In the midst of healing from extensive childhood trauma, it was necessary to come to terms with the ways it had caused me to survive and not thrive. I was an outspoken warrior trying to protect the damaged and hurting child inside me. My leadership skills and determination to fight for others and myself often placed me in a firing squad lineup while trying to serve in church and church-related ministries. The problem was that the one they shot was a wounded child with severe trust issues. It was not helpful.
Sometimes the problem was my own doing or the result of my response to a trigger (see my last blog), but more than once I fell into difficult circumstances due to the choices Christian leaders made—for me (for my family). The church has been both my best friend and worst enemy. I am sure in every case, those leaders who made the decision to end my means of livelihood would say they struggled in the night and wrestled with God over their decision. I can neither confirm nor deny what happens in other’s prayer closets; I can only observe how they come out and walk through my life the following day.
I wasn’t alone in the carnage. The walking wounded, fresh from the battle, were all around me. One day someone who had just lived through a devastating ministry experience said, “The problem with the church is there is no HR Department.” Not that I have found HR Departments entirely effective, but in ministry, there is no hope of justice when our damage is proclaimed as God’s will. The question I find myself asking is this: When does deciding that a pain-inflicting decision is God’s will remove us from the admonition to care?
The other day, while scrolling through Facebook, I came across the Senator who basically said we didn’t need to worry about our climate because God was in control (I know, not exactly what he said, but essentially). The implications of this kind of ‘faith’ have been wandering through my spirit all week long. Is this why Christian leaders feel no responsibility for the damage they incur in the lives of others? Do they walk out of their prayer closets with the peace that no matter how devastating their decisions are in the lives of others, it is God’s plan and God will take care of them?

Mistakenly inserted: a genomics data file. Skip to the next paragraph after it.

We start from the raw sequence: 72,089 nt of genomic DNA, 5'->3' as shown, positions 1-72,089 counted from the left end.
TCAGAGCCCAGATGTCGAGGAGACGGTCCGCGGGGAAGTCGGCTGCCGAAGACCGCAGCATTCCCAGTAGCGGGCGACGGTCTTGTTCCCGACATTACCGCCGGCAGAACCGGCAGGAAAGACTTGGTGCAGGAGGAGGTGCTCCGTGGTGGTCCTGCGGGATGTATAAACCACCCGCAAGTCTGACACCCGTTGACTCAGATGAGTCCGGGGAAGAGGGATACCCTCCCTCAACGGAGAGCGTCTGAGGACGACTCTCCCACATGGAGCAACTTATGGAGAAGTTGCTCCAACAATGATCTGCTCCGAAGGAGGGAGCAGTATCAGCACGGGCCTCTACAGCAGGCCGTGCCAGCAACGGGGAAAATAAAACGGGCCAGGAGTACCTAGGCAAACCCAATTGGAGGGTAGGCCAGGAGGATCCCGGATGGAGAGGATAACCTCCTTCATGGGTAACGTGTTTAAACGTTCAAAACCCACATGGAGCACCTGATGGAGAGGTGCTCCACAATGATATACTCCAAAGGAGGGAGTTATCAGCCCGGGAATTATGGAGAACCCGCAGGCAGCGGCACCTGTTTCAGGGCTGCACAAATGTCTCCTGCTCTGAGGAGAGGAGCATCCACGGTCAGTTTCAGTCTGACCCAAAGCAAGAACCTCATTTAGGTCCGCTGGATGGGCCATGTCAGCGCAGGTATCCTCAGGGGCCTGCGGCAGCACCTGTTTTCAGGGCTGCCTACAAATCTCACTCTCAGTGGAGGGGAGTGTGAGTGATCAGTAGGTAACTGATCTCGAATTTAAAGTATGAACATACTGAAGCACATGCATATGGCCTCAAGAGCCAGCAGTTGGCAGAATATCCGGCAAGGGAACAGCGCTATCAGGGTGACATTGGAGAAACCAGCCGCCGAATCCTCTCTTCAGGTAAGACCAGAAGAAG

At some level, I understand the importance of believing God will take care of those who are left hurting and in need over decisions that must be made (at least that is the premise). God certainly does help those who find themselves in situations which spiral out of their control. The faithfulness of God is never the question, is it?
I have about a hundred illustrative stories I could tell about this, but I will stick with just one. It fits so well.
One summer, while working on my doctorate I needed a place to stay while I took classes three hours from home. I was grossly underpaid and received $300 a year in tuition assistance—and had been told I could no longer teach online for another college to pay my tuition because the other college had different doctrinal beliefs. A secular college, it was explained, would be fine—just not a Wesleyan college. (Truth is often stranger than fiction.) We were sacrificing deeply to keep me moving toward my lifetime goal without taking out loans. A very kind couple heard about my plight and offered to let me stay in their basement for the summer. I was very grateful for their kindness and openly expressed my thankfulness to someone who was instrumental in the decisions that were making my life so difficult. The response was, “Well, see God takes care of you doesn’t he?”
How could I answer? “Well, since you have made my life so completely impossible and miserable, I guess God needed to step in and have other humans help me.” (I wish I had said that.)